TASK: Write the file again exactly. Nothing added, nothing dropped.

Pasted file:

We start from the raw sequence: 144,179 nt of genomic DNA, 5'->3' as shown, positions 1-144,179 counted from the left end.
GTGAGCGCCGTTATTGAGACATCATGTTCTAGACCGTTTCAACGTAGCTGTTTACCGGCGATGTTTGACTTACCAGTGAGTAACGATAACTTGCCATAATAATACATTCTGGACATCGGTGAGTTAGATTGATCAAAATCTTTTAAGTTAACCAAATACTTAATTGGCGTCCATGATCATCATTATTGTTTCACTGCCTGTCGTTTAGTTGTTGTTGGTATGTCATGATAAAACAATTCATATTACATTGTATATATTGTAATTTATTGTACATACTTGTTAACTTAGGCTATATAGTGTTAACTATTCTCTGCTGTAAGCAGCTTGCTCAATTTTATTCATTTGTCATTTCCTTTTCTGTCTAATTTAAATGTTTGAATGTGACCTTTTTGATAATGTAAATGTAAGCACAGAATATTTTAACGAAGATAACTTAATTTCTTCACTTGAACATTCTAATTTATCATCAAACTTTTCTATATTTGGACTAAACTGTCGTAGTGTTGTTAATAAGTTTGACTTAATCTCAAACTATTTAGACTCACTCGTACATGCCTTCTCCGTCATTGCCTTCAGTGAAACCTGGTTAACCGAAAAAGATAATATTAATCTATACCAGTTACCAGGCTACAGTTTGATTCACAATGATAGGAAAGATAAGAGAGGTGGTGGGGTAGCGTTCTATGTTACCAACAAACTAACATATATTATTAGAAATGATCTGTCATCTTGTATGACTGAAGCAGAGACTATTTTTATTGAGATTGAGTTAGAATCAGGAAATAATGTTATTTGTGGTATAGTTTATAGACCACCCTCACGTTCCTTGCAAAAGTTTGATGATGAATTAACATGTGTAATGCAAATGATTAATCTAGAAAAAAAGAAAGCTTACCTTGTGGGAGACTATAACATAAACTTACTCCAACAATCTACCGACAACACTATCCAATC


We start from the raw sequence: 144,179 nt of genomic DNA, 5'->3' as shown, positions 1-144,179 counted from the left end.
GTGAGCGCCGTTATTGAGACATCATGTTCTAGACCGTTTCAACGTAGCTGTTTACCGGCGATGTTTGACTTACCAGTGAGTAACGATAACTTGCCATAATAATACATTCTGGACATCGGTGAGTTAGATTGATCAAAATCTTTTAAGTTAACCAAATACTTAATTGGCGTCCATGATCATCATTATTGTTTCACTGCCTGTCGTTTAGTTGTTGTTGGTATGTCATGATAAAACAATTCATATTACATTGTATATATTGTAATTTATTGTACATACTTGTTAACTTAGGCTATATAGTGTTAACTATTCTCTGCTGTAAGCAGCTTGCTCAATTTTATTCATTTGTCATTTCCTTTTCTGTCTAATTTAAATGTTTGAATGTGACCTTTTTGATAATGTAAATGTAAGCACAGAATATTTTAACGAAGATAACTTAATTTCTTCACTTGAACATTCTAATTTATCATCAAACTTTTCTATATTTGGACTAAACTGTCGTAGTGTTGTTAATAAGTTTGACTTAATCTCAAACTATTTAGACTCACTCGTACATGCCTTCTCCGTCATTGCCTTCAGTGAAACCTGGTTAACCGAAAAAGATAATATTAATCTATACCAGTTACCAGGCTACAGTTTGATTCACAATGATAGGAAAGATAAGAGAGGTGGTGGGGTAGCGTTCTATGTTACCAACAAACTAACATATATTATTAGAAATGATCTGTCATCTTGTATGACTGAAGCAGAGACTATTTTTATTGAGATTGAGTTAGAATCAGGAAATAATGTTATTTGTGGTATAGTTTATAGACCACCCTCACGTTCCTTGCAAAAGTTTGATGATGAATTAACATGTGTAATGCAAATGATTAATCTAGAAAAAAAGAAAGCTTACCTTGTGGGAGACTATAACATAAACTTACTCCAACAATCTACCGACAACACTATCCAATC